A bad UK winter could cause 120,000 covid-19 deaths in hospitals

By | July 14, 2020
Ambulance crews treat a patient with possible COVID-19 symptoms

Ambulance crews treat a patient with possible COVID-19 symptoms. As the list of recognised Covid-19 symptoms grows, paramedics are forced to treat every patient as being a potential case

Photo by Leon Neal/POOL/EPA-EFE/Shutterstock

A particularly “challenging winter” could bring a second wave of coronavirus infections that leads to around 120,000 deaths in UK hospitals, twice as many as the first wave, according to an estimate of a reasonable worst-case scenario.

Assuming people acted as though the coronavirus was no longer a threat, the average number of people one person with the virus goes on to infect – known as the R number – could rise from the current estimate of 0.7-0.9 to 1.7 by September, say scientists behind the report, which was requested by the UK government’s chief scientific officer Patrick Vallance. This would lead to a second wave of infections, peaking in January and February next year.

“A peak of coronavirus infection in the winter could be more serious than the one we’ve just been through,” report chair Stephen Holgate at the University of Southampton told a press briefing. “We’re anticipating the worst, which is the best we can do.”


Holgate is one of 37 scientists behind the Academy of Medical Sciences report. The group considered what might happen if people went back to a typical way of life, and didn’t factor in the use of new medicines, including dexamethasone, or a potential vaccine. But members also assumed that the UK government would step in to prevent the R number reaching 3, as it did back in March.

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To build a picture of what might happen, the team considered the known impact of covid-19 on healthcare resources, combined with that of flu and other seasonal infections, during a time when health services are often over-stretched. The researchers also looked to the experiences of other countries, particularly what happened to the R number in US states that have recently eased lockdown restrictions .

In any given year, deaths in the UK rise in the winter, thanks to the effects of cold weather and the impact of seasonal viruses like the flu. People tend to stay indoors and keep their windows closed during colder months, providing ideal conditions for the spread of infections.

A worst-case scenario would mean an unusually cold winter and a flu epidemic, on top of a backlog of routine care and elective surgery that has already been postponed as a result of the coronavirus outbreak.

If that were to happen, we could expect around 119,900 covid-related hospital deaths to be recorded over the winter – more than double that seen in the spring, warn the authors. The figure is an estimate, and could lie somewhere between 24,500 and 251,000, they say. The figure doesn’t include deaths that occur outside of hospitals, such as care home deaths.

The authors caution that the figure is an estimate rather than a prediction, and that the UK has a crucial three-month window to avoid this scenario.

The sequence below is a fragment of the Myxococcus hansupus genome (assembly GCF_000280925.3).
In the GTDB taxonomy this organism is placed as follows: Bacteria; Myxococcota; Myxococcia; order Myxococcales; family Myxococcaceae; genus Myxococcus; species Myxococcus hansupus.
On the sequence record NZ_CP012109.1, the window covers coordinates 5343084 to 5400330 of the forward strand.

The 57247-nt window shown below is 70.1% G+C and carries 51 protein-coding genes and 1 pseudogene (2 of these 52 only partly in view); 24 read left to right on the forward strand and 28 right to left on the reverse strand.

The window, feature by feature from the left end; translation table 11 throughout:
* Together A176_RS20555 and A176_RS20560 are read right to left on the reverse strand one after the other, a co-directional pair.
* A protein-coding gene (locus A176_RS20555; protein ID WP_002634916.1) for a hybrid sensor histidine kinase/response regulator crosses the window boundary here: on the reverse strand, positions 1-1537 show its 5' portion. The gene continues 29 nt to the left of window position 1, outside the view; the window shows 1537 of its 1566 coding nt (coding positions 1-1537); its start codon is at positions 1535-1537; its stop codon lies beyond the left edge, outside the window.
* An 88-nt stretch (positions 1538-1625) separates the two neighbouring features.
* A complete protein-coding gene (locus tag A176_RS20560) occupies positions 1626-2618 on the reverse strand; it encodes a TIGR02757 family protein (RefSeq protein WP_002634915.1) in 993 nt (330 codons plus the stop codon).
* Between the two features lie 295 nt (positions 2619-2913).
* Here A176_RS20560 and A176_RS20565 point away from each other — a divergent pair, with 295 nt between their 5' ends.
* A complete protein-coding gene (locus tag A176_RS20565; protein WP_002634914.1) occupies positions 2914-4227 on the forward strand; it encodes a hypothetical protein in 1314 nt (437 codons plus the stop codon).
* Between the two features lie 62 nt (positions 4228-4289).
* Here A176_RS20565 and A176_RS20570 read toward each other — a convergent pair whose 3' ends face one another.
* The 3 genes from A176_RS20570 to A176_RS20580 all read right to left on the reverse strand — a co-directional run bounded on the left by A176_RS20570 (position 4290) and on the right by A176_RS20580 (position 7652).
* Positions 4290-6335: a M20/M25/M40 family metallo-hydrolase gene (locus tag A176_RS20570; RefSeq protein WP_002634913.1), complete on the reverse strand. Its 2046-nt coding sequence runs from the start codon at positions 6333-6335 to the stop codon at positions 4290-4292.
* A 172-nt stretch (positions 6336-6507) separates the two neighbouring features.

One important approach will be limiting the impact of seasonal flu. “We don’t know how covid-19 will interact with flu,” says report co-author Anne Johnson at University College London. An adequate supply of the flu vaccine will be vital in the autumn, Johnson says . Those that are considered vulnerable to flu, people working in healthcare settings and schoolchildren should all receive the vaccine, she says.

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Test, trace and isolate programmes have been found to play a vital role in managing the spread of the coronavirus in countries around the world, and the UK needs to scale up this system to limit outbreaks of covid-19, according to the team. It is also recommending widespread flu testing, so that people will know which virus they have, and that their care can be managed appropriately.

With this in place, the UK might also be able to start treating flu infections with antiviral drugs for large swathes of the population. This  has not been possible in the past due to a lack of testing, says Johnson.

There are other important steps the UK should already start taking, caution the researchers. The country should make use of facilities made available during the coronavirus outbreak – such as the new Nightingale hospitals – to clear the backlog of routine and elective procedures that have accumulated since the spring, for example.

And any attempts to limit the impact of coronavirus should prioritise those at the greatest risk of severe illness and death, including people who are black, Asian and minority ethnic, and those who live in crowded housing.

If measures successfully limited the R number to 1.1, the outcome would be very different, say the researchers. Infections could be expected to rise slightly over the winter period and would result in an estimated 1,300 hospital deaths between September 2020 and June 2021.

“There’s a lot to do, and we don’t have a lot of time to do it,” says Johnson. “The window for action is now.”

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